I am pleased that governments of Tamil Nadu and Maharashtra have legislation recognising dyslexia and allow certain accommodation in school board examinations. (The term "accommodation" is more appropriate than the term "concession". I have myopia and as a student in school wore corrective glasses. I did not feel that I was being given a "concession".) Taped books, calculators, computers, note takers, and extended time for testing are all adaptive tools and should be a part of the education process.

While I commend the pioneering work done by several remedial centres in Chennai on educating children with dyslexia, I think this can only be considered a good beginning. Every school, private or public, should have the ability to diagnose and provide adequate support for children with disabilities of all kinds. Expense is always a problem. In the state of Wisconsin, there is an ongoing debate, at times vociferous and emotionally charged, on how to pay for the increasing costs of educating children with special needs. These are by and large social issues.

I am convinced that educating a child with special needs is very cost-effective. In the absence of such education, one must consider the lost wages and taxes, and the expenditure that would be incurred in dealing with youth and adults with learning disablity who often end up in the country's jails and correction facilities.

Your article mentions several successful persons who had dyslexia. An individual with dyslexia can indeed be very successful and productive if there is adequate support for his/her education. There is a view that Akbar, considered to be India's most enlightened ruler, might have had dyslexia. He kept himself very well informed by his Ministers who were the most knowledgeable and educated people of the time!

Dr. A.V.Moorthy Madison, U.S. A statement

We, fellows of The Transnational Institute, scholars and activists from different parts of the world, strongly condemn the systematic harassment of journalists, specifically those who have been opposing the nuclearisation of Pakistan. We are deeply concerned at the recent spate of abductions and arrests of senior journalists like Najam Sethi and the ransacking of the house of Imtiaz Alam, a noted columnist. We demand the immediate release of Sethi.

We also condemn the decision of the Pakistani and Indian governments to celebrate the anniversary of the nuclear tests conducted by them on May 11 and 28 last year. We call upon the two governments to refrain from proceeding with nuclear and missile development. We demand that the five official nuclear weapons states immediately initiate negotiations on complete nuclear disarmament in accordance with their obligation under Article 6 of the NPT, the mandate of the World court and the repeated request of the U.N. General Assembly.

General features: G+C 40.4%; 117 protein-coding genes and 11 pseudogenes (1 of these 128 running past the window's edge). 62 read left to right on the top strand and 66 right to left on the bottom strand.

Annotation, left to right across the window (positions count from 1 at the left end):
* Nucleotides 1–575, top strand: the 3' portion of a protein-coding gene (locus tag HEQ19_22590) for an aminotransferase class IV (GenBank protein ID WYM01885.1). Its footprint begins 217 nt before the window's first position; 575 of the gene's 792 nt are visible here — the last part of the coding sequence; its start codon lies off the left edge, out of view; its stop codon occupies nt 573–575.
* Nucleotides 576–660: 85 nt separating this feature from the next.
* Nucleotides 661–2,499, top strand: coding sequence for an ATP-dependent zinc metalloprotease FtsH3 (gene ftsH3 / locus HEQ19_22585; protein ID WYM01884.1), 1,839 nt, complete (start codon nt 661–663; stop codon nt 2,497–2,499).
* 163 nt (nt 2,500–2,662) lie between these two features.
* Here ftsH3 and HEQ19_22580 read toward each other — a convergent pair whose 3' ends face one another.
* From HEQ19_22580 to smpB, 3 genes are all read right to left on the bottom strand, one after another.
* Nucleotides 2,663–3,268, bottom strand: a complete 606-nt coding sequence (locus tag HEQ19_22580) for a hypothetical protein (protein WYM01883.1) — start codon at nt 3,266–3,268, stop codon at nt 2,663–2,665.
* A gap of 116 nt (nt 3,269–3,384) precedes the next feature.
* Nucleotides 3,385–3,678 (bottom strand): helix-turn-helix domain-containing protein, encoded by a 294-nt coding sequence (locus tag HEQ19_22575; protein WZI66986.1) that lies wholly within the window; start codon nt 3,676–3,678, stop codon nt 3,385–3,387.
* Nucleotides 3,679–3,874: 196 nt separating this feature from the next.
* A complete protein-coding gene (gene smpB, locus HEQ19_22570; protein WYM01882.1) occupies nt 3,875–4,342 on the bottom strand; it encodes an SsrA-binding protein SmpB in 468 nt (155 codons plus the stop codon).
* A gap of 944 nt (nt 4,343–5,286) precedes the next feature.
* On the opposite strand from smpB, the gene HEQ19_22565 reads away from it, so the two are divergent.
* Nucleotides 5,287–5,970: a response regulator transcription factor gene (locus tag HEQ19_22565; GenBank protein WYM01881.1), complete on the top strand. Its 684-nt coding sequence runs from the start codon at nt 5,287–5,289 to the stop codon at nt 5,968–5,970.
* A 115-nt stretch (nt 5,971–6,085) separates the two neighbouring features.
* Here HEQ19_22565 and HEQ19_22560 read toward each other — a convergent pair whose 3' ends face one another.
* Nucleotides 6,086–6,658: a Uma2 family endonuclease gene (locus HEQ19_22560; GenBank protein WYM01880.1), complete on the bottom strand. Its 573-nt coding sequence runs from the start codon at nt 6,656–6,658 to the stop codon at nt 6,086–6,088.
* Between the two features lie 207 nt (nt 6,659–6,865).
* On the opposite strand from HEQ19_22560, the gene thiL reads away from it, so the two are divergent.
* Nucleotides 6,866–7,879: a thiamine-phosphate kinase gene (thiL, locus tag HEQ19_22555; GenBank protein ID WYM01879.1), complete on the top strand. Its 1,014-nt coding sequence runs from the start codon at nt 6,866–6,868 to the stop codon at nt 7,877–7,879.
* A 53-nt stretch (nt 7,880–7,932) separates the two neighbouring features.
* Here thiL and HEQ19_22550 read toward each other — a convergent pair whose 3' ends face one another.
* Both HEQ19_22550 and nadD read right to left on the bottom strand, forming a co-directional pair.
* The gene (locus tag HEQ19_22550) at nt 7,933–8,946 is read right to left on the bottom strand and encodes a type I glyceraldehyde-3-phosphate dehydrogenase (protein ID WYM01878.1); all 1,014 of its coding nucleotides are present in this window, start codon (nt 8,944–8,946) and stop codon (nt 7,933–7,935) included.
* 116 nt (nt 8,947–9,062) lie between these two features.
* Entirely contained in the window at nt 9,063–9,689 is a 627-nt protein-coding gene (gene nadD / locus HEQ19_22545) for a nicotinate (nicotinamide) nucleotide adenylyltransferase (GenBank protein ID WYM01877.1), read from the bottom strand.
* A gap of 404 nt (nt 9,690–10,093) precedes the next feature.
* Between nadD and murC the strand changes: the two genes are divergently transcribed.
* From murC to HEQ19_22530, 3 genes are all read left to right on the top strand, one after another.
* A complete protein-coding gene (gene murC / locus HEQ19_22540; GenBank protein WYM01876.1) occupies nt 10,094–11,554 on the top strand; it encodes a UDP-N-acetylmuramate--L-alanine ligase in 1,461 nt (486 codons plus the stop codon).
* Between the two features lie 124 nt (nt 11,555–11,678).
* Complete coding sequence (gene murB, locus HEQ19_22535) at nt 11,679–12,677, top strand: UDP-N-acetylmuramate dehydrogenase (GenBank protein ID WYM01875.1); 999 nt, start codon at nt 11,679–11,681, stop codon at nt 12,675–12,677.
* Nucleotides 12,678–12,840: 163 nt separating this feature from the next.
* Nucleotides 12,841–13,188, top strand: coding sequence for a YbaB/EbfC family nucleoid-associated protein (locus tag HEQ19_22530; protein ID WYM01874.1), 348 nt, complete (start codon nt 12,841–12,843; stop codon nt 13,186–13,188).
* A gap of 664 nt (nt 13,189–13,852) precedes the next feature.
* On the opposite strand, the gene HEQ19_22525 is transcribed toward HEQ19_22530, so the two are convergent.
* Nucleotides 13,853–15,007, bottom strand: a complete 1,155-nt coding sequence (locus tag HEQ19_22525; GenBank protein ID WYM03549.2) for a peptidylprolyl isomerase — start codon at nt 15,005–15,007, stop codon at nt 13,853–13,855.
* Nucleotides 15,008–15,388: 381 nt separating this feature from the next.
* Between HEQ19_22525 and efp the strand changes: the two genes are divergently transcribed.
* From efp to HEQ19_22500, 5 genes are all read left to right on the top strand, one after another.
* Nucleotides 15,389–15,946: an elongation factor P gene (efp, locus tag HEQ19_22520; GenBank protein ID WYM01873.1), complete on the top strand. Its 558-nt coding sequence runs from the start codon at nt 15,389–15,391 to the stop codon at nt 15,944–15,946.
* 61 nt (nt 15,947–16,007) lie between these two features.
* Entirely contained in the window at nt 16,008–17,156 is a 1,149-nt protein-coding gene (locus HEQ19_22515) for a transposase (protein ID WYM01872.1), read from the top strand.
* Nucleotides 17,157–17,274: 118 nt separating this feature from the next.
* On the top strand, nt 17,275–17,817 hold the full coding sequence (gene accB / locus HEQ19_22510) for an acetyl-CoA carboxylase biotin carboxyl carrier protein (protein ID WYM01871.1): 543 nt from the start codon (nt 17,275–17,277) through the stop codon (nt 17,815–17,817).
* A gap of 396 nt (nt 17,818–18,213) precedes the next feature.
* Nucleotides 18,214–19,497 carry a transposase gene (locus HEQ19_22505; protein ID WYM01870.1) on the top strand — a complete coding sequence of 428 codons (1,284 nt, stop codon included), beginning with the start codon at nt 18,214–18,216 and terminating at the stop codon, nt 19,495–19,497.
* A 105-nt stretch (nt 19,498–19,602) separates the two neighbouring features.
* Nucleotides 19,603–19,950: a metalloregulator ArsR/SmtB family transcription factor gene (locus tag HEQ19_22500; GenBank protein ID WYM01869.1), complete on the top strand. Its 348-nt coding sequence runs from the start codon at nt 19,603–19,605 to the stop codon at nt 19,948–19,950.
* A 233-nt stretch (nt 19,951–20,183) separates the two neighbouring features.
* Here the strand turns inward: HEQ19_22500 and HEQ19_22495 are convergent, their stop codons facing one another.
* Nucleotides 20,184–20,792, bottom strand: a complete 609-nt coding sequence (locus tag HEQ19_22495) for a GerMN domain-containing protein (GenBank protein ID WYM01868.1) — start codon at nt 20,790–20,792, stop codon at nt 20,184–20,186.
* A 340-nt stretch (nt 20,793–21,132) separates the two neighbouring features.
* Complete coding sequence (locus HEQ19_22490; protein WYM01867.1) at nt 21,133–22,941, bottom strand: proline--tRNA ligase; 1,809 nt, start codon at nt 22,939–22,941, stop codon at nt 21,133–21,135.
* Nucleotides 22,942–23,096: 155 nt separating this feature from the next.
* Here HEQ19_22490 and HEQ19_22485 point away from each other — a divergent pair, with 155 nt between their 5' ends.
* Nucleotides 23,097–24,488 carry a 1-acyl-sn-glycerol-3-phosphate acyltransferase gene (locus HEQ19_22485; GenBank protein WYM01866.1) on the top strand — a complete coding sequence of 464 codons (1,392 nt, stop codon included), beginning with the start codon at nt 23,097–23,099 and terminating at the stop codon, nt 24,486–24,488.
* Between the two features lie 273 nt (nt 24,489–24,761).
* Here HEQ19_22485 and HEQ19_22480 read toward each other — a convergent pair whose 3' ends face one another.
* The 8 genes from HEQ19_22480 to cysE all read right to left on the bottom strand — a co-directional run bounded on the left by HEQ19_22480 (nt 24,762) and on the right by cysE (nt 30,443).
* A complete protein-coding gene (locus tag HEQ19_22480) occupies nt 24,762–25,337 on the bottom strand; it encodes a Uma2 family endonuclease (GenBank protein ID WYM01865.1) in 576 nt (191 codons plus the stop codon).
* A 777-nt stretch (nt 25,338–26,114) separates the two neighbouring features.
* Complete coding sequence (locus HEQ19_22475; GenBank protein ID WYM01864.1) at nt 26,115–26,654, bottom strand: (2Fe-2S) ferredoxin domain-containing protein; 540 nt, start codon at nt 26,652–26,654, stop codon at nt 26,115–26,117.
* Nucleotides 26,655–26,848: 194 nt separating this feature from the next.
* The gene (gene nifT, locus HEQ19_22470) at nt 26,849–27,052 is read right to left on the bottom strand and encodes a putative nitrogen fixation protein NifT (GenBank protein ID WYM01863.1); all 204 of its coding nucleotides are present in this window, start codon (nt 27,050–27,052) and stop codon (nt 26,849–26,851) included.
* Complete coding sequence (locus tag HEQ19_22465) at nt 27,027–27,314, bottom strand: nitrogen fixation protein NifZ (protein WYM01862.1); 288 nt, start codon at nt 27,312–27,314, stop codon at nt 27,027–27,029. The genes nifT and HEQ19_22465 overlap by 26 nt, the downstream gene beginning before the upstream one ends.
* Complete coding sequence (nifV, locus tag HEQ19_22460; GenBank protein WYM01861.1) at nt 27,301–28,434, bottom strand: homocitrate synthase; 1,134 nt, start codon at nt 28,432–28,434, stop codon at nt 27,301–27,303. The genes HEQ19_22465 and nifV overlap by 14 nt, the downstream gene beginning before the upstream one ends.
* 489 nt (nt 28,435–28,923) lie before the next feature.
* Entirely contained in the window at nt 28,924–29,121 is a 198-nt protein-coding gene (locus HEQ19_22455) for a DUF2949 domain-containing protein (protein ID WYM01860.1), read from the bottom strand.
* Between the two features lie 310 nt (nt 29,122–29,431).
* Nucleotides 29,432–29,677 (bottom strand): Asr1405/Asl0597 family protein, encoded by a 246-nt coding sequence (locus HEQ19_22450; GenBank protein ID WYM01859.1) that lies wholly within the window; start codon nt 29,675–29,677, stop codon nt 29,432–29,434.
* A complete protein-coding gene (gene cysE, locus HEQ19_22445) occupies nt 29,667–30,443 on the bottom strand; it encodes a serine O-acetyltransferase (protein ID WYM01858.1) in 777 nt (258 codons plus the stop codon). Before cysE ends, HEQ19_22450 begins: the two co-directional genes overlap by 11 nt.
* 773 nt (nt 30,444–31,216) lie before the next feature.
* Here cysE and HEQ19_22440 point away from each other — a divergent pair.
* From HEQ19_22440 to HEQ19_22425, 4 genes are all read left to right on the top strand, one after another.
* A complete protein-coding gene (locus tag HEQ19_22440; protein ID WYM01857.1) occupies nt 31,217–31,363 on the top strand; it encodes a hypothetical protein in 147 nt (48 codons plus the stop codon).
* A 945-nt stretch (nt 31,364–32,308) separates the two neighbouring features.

Signed by:

Susan George (France), Peter Weiss (U.S.), Hilary Wainright (U.K.), Walden Bello (Philippines), John Cavanagh (U.S.), Karamat Ali (Pakistan), Amrita Chhachhi (India), Ari Sitas (South Africa), Theo Roncken (Bolivia), Karel Koster (Netherlands), Danial Chavez (Uruguay), Roger van Zwanenburg (Britain), Daphne Wysham (U.S.), Dot Keet (South Africa), Phyllis Bennis (U.S.), Praful Bidwai (India), Harsh Kapoor (India), Howard Wachtel (U.S.), Joel Rocamora (Philippines), Alex Weldhof (Netherlands), Pauline Tiffen (U.K.), Marieme Helie-Lucas (Algeria), Ricardo Soberon (Peru), Coletta Youngers (U.S.), Margarita Nanda Schulz (Argentina), Martin Jelsma (Netherlands), Oronto Douglas (Nigeria), Tom Blickman (Netherlands), Mariano Aguirre (Spain), James Early (U.S.), Cristine Estrada (Spain)

A letter from the Editor


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The COVID-19-induced lockdown and the absolute necessity for human beings to maintain a physical distance from one another in order to contain the pandemic has changed our lives in unimaginable ways. The print medium all over the world is no exception.

As the distribution of printed copies is unlikely to resume any time soon, Frontline will come to you only through the digital platform until the return of normality. The resources needed to keep up the good work that Frontline has been doing for the past 35 years and more are immense. It is a long journey indeed. Readers who have been part of this journey are our source of strength.

Subscribing to the online edition, I am confident, will make it mutually beneficial.

Sincerely,

R. Vijaya Sankar

Editor, Frontline